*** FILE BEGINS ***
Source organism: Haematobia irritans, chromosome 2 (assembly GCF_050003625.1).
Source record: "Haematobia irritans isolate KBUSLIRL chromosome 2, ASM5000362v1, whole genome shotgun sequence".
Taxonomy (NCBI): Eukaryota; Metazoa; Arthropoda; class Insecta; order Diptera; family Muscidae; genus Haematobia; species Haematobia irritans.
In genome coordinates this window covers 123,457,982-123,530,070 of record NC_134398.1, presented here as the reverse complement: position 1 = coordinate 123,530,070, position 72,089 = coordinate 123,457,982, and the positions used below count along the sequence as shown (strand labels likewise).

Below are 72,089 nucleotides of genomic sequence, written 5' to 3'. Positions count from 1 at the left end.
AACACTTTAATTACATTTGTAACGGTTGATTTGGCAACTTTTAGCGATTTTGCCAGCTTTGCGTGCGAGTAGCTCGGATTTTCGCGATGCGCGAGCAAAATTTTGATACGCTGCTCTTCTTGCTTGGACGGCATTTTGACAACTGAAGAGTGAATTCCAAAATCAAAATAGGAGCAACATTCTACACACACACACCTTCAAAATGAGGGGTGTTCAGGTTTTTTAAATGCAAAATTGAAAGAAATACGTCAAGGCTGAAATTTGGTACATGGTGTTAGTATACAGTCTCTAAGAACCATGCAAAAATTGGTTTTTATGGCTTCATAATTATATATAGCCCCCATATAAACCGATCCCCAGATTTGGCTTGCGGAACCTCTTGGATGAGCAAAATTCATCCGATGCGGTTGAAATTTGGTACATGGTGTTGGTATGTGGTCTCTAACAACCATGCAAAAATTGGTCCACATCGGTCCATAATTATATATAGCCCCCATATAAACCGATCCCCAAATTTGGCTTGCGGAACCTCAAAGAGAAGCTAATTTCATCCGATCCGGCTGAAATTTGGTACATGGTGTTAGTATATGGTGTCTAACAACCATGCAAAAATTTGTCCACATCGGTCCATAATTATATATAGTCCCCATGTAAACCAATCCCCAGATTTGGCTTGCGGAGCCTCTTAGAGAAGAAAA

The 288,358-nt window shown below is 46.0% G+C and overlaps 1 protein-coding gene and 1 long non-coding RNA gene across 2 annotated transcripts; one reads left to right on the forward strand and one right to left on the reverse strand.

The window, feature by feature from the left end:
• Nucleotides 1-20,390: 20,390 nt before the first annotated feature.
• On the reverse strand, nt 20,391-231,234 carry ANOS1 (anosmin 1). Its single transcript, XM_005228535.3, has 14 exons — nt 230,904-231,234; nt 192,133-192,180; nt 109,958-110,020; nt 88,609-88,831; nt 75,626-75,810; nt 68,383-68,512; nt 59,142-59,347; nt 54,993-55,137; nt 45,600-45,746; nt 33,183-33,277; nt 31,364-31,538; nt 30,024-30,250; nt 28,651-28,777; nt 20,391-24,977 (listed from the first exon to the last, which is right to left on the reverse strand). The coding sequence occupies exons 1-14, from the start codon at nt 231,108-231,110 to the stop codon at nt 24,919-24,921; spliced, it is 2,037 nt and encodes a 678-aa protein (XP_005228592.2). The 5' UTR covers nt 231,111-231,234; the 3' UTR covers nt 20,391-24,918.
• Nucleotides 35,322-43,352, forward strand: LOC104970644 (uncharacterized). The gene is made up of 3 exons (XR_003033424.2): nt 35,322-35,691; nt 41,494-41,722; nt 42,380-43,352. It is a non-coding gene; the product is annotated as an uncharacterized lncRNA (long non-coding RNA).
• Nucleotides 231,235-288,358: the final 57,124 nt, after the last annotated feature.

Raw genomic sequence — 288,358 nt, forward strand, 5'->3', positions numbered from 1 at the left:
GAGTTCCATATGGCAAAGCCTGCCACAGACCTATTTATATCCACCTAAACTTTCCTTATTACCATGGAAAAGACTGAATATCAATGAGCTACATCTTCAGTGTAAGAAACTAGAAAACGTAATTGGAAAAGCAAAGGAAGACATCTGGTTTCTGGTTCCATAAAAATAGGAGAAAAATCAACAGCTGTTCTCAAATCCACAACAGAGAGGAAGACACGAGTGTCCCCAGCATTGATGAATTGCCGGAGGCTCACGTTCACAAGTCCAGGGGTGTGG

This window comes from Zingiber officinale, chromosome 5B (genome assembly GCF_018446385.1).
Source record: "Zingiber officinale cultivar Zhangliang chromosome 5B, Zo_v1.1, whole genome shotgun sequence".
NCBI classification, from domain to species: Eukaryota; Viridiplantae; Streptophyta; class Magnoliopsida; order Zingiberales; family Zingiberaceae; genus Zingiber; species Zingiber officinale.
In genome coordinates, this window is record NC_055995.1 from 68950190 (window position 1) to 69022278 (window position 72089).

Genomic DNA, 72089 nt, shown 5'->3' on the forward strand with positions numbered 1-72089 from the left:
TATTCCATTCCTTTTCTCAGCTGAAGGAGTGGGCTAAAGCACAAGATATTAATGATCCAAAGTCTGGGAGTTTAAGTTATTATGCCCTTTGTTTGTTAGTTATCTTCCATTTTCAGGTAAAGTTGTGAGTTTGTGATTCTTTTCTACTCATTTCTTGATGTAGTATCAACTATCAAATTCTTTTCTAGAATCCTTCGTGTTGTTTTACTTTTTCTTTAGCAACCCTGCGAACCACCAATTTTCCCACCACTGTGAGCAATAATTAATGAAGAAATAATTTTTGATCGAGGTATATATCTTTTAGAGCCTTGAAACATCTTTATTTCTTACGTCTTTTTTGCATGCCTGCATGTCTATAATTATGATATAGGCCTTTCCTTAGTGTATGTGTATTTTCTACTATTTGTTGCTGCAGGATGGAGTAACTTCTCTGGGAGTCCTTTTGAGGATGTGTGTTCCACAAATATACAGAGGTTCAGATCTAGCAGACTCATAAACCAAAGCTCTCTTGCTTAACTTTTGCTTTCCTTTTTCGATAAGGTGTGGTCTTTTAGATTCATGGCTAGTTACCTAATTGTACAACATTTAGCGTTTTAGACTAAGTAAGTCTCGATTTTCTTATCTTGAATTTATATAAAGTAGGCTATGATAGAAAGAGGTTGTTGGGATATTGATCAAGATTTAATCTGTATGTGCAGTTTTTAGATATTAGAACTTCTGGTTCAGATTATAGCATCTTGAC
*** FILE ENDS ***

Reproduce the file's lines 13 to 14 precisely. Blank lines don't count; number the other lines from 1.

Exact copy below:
Raw genomic sequence — 288,358 nt, forward strand, 5'->3', positions numbered from 1 at the left:
GAGTTCCATATGGCAAAGCCTGCCACAGACCTATTTATATCCACCTAAACTTTCCTTATTACCATGGAAAAGACTGAATATCAATGAGCTACATCTTCAGTGTAAGAAACTAGAAAACGTAATTGGAAAAGCAAAGGAAGACATCTGGTTTCTGGTTCCATAAAAATAGGAGAAAAATCAACAGCTGTTCTCAAATCCACAACAGAGAGGAAGACACGAGTGTCCCCAGCATTGATGAATTGCCGGAGGCTCACGTTCACAAGTCCAGGGGTGTGG